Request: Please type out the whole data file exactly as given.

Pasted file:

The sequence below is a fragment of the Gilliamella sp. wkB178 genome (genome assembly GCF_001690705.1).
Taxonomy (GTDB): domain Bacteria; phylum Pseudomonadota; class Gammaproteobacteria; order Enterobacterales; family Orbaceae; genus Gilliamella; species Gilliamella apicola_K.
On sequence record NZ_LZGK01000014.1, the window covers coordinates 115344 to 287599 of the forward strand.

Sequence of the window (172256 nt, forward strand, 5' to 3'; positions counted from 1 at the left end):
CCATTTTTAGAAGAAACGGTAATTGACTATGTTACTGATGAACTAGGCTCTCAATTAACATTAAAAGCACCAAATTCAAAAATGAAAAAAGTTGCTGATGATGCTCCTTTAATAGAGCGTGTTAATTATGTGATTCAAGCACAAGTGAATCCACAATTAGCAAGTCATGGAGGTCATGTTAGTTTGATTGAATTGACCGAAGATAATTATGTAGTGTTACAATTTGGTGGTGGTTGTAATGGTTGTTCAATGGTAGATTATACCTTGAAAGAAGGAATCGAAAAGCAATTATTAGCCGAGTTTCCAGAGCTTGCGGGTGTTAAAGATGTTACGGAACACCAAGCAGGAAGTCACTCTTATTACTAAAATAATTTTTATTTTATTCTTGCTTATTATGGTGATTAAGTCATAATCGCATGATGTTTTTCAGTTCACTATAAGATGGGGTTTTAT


The sequence below is a fragment of the Gilliamella sp. wkB178 genome (genome assembly GCF_001690705.1).
Taxonomy (GTDB): domain Bacteria; phylum Pseudomonadota; class Gammaproteobacteria; order Enterobacterales; family Orbaceae; genus Gilliamella; species Gilliamella apicola_K.
On sequence record NZ_LZGK01000014.1, the window covers coordinates 115344 to 287599 of the forward strand.

Sequence of the window (172256 nt, forward strand, 5' to 3'; positions counted from 1 at the left end):
CCATTTTTAGAAGAAACGGTAATTGACTATGTTACTGATGAACTAGGCTCTCAATTAACATTAAAAGCACCAAATTCAAAAATGAAAAAAGTTGCTGATGATGCTCCTTTAATAGAGCGTGTTAATTATGTGATTCAAGCACAAGTGAATCCACAATTAGCAAGTCATGGAGGTCATGTTAGTTTGATTGAATTGACCGAAGATAATTATGTAGTGTTACAATTTGGTGGTGGTTGTAATGGTTGTTCAATGGTAGATTATACCTTGAAAGAAGGAATCGAAAAGCAATTATTAGCCGAGTTTCCAGAGCTTGCGGGTGTTAAAGATGTTACGGAACACCAAGCAGGAAGTCACTCTTATTACTAAAATAATTTTTATTTTATTCTTGCTTATTATGGTGATTAAGTCATAATCGCATGATGTTTTTCAGTTCACTATAAGATGGGGTTTTAT